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Fletcher Building shares were mauled by investors after the construction giant revealed its Building + Interiors division's losses for 2018 will be more than four times higher than previously estimated - $660 million at the earnings before interest and tax level.
Chairman Sir Ralph Norris resigned and Fletcher would post no interim dividend.
Crucially, after breaking its banking covenants, Fletcher has secured a waiver from one of its two main lenders, both with a total $2.4billion in the pot, with negotiations under way to secure new terms by March 31.
Yesterday's downgrade was the fifth in the past year.
Fletcher's shares reopened yesterday from last week's trading halt, initially plunging 13% to $6.67, then retraced some losses to end the day at $7.06.
After B+I booked a $292 million loss last financial year, Fletcher announced a $160 million B+I loss provision last October, but yesterday added a further $486 million for project losses, plus added in overheads and others costs; predicting the full-year 2018 B+I loss to amount to $660 million - all totalling $952 million.
Of 14 B+I projects under the most recent review, most were on fixed-price contracts and are collectively worth $2.3billion and were almost 60% complete.
Fletcher has ring-fenced the B+I predicament, and excluding that loss the Fletcher group is expecting earnings before interest and tax in a range of $680 million-$720 million, with cash flow increasing from $635 million last year to $700 million.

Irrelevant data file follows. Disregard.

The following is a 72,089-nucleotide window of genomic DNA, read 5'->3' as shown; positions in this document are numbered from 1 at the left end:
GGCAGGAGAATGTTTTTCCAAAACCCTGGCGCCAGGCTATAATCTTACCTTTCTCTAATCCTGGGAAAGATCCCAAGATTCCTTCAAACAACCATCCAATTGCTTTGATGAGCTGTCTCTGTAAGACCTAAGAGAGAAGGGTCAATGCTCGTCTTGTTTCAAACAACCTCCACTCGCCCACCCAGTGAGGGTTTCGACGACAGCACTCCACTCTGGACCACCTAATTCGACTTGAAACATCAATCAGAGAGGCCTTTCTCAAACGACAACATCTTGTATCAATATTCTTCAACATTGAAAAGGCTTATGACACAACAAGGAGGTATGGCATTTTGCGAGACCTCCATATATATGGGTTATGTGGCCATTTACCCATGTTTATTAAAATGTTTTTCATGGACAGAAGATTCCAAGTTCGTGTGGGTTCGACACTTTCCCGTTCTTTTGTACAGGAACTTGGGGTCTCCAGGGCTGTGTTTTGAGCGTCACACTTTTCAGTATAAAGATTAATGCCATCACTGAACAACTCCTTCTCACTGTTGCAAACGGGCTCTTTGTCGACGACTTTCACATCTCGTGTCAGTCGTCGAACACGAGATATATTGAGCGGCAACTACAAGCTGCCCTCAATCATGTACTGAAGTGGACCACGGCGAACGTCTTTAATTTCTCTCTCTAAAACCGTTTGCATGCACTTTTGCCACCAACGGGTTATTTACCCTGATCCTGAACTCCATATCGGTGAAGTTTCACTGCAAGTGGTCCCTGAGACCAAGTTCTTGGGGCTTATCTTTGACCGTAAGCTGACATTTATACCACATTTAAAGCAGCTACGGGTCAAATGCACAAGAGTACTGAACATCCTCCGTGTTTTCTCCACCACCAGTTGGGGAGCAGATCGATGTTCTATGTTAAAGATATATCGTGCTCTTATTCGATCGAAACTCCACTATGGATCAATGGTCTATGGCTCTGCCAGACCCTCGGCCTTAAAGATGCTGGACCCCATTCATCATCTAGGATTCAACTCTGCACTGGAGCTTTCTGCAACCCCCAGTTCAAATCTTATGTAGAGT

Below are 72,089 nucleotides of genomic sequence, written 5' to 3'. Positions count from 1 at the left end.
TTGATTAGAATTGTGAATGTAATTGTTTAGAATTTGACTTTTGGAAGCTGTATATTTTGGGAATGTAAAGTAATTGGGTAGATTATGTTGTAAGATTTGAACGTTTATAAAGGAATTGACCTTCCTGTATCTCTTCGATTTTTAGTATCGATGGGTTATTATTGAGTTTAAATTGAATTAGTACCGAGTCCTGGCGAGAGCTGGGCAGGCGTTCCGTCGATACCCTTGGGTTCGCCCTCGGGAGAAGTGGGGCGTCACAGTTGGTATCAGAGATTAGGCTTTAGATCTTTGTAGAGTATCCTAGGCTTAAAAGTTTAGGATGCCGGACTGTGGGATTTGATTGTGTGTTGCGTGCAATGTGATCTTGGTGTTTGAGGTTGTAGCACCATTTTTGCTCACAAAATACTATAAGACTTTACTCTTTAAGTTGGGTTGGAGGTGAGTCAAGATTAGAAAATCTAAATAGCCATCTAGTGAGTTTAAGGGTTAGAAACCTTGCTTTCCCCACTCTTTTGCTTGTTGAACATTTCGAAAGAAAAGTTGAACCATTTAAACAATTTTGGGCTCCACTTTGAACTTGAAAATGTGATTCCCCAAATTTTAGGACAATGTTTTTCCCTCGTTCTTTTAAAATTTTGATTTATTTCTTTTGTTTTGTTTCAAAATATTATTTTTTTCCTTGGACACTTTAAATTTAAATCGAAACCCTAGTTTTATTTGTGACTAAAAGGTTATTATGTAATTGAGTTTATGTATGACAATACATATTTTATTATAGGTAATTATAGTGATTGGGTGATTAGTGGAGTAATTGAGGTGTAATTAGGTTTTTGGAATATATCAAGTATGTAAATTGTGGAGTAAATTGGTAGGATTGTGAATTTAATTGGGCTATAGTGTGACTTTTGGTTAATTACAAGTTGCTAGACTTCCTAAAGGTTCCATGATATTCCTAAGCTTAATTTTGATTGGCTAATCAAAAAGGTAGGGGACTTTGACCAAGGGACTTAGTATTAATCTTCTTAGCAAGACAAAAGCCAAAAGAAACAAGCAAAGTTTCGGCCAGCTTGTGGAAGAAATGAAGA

The B+I losses are expected through the books over the next three years.
Forsyth Barr broker Damian Foster said the announcement saw a ''massive lift in losses'', which collectivity would amount to $952 million over both 2017 and 2018.
The ''key uncertainty'' was Fletcher's negotiations with its financiers, having breached covenants with the commercial bank syndicate and US private placement lenders.
''Key unknowns are the debt contract terms,'' Mr Foster said.
He noted that in addition to new equity and reduced dividend, Fletcher had the option to sell assets, which could include its Formica laminate business, which Mr Foster valued at about $1billion.
Craigs Investment Partners broker Peter McIntyre said the review announcement was ''really disappointing'' and questions remained over its debt funding; given Fletcher was still negotiating with the $US1.3billion private placement lenders.
Ultimately, Fletcher would have to write off the $952 million B+I losses, given neither B+I nor any other assets were tagged for sale yesterday.
''Fletcher's was winning contracts at any costs ... I wonder if quality control went out the window, so much so that's the end of B+I,'' Mr McIntyre said yesterday.
Fletcher chief executive Ross Taylor said while focusing on completing the B+I commitments, the company's broader construction business continued to benefit from favourable market conditions and strong growth.
''While the B+I provisions are large, they are phased over a number of years and do not impact our ability to trade with our customers or suppliers or pay our bills,'' Mr Taylor said in a statement.